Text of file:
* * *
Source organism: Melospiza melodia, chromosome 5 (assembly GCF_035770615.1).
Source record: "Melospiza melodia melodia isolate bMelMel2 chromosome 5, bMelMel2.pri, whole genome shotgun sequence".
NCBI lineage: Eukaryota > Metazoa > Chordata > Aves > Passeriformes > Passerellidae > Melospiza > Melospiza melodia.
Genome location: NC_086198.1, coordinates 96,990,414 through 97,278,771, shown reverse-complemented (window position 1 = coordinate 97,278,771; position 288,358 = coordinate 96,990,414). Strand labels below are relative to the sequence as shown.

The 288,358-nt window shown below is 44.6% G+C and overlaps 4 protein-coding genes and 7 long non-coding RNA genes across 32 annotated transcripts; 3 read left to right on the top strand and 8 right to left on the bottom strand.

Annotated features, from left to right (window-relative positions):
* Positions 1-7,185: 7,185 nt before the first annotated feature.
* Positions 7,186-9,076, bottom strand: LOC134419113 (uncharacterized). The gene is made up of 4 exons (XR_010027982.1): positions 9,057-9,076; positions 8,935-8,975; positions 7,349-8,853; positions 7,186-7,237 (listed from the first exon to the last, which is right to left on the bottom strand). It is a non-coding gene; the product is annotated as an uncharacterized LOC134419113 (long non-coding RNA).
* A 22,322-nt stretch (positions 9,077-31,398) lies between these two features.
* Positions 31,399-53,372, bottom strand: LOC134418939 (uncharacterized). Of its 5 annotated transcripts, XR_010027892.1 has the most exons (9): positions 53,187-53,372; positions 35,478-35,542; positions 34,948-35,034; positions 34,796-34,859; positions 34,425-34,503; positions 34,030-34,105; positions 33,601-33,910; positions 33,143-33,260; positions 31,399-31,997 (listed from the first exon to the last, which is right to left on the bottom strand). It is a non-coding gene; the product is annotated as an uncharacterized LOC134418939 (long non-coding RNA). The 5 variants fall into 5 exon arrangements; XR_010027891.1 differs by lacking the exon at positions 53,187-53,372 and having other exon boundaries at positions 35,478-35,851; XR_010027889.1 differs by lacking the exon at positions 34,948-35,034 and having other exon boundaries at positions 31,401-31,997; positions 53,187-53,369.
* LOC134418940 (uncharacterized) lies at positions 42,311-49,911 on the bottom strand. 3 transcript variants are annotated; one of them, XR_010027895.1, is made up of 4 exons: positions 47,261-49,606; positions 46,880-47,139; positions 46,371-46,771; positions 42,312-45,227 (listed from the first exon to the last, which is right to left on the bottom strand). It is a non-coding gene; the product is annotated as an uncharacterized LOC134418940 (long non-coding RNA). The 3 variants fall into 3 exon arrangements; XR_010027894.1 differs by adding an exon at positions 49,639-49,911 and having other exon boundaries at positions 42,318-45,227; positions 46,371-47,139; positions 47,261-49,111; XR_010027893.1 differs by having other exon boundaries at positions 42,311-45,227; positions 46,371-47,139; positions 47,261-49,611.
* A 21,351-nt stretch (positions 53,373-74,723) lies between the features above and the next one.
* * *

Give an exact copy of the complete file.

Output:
Source organism: Melospiza melodia, chromosome 5 (assembly GCF_035770615.1).
Source record: "Melospiza melodia melodia isolate bMelMel2 chromosome 5, bMelMel2.pri, whole genome shotgun sequence".
NCBI lineage: Eukaryota > Metazoa > Chordata > Aves > Passeriformes > Passerellidae > Melospiza > Melospiza melodia.
Genome location: NC_086198.1, coordinates 96,990,414 through 97,278,771, shown reverse-complemented (window position 1 = coordinate 97,278,771; position 288,358 = coordinate 96,990,414). Strand labels below are relative to the sequence as shown.

The 288,358-nt window shown below is 44.6% G+C and overlaps 4 protein-coding genes and 7 long non-coding RNA genes across 32 annotated transcripts; 3 read left to right on the top strand and 8 right to left on the bottom strand.

Annotated features, from left to right (window-relative positions):
* Positions 1-7,185: 7,185 nt before the first annotated feature.
* Positions 7,186-9,076, bottom strand: LOC134419113 (uncharacterized). The gene is made up of 4 exons (XR_010027982.1): positions 9,057-9,076; positions 8,935-8,975; positions 7,349-8,853; positions 7,186-7,237 (listed from the first exon to the last, which is right to left on the bottom strand). It is a non-coding gene; the product is annotated as an uncharacterized LOC134419113 (long non-coding RNA).
* A 22,322-nt stretch (positions 9,077-31,398) lies between these two features.
* Positions 31,399-53,372, bottom strand: LOC134418939 (uncharacterized). Of its 5 annotated transcripts, XR_010027892.1 has the most exons (9): positions 53,187-53,372; positions 35,478-35,542; positions 34,948-35,034; positions 34,796-34,859; positions 34,425-34,503; positions 34,030-34,105; positions 33,601-33,910; positions 33,143-33,260; positions 31,399-31,997 (listed from the first exon to the last, which is right to left on the bottom strand). It is a non-coding gene; the product is annotated as an uncharacterized LOC134418939 (long non-coding RNA). The 5 variants fall into 5 exon arrangements; XR_010027891.1 differs by lacking the exon at positions 53,187-53,372 and having other exon boundaries at positions 35,478-35,851; XR_010027889.1 differs by lacking the exon at positions 34,948-35,034 and having other exon boundaries at positions 31,401-31,997; positions 53,187-53,369.
* LOC134418940 (uncharacterized) lies at positions 42,311-49,911 on the bottom strand. 3 transcript variants are annotated; one of them, XR_010027895.1, is made up of 4 exons: positions 47,261-49,606; positions 46,880-47,139; positions 46,371-46,771; positions 42,312-45,227 (listed from the first exon to the last, which is right to left on the bottom strand). It is a non-coding gene; the product is annotated as an uncharacterized LOC134418940 (long non-coding RNA). The 3 variants fall into 3 exon arrangements; XR_010027894.1 differs by adding an exon at positions 49,639-49,911 and having other exon boundaries at positions 42,318-45,227; positions 46,371-47,139; positions 47,261-49,111; XR_010027893.1 differs by having other exon boundaries at positions 42,311-45,227; positions 46,371-47,139; positions 47,261-49,611.
* A 21,351-nt stretch (positions 53,373-74,723) lies between the features above and the next one.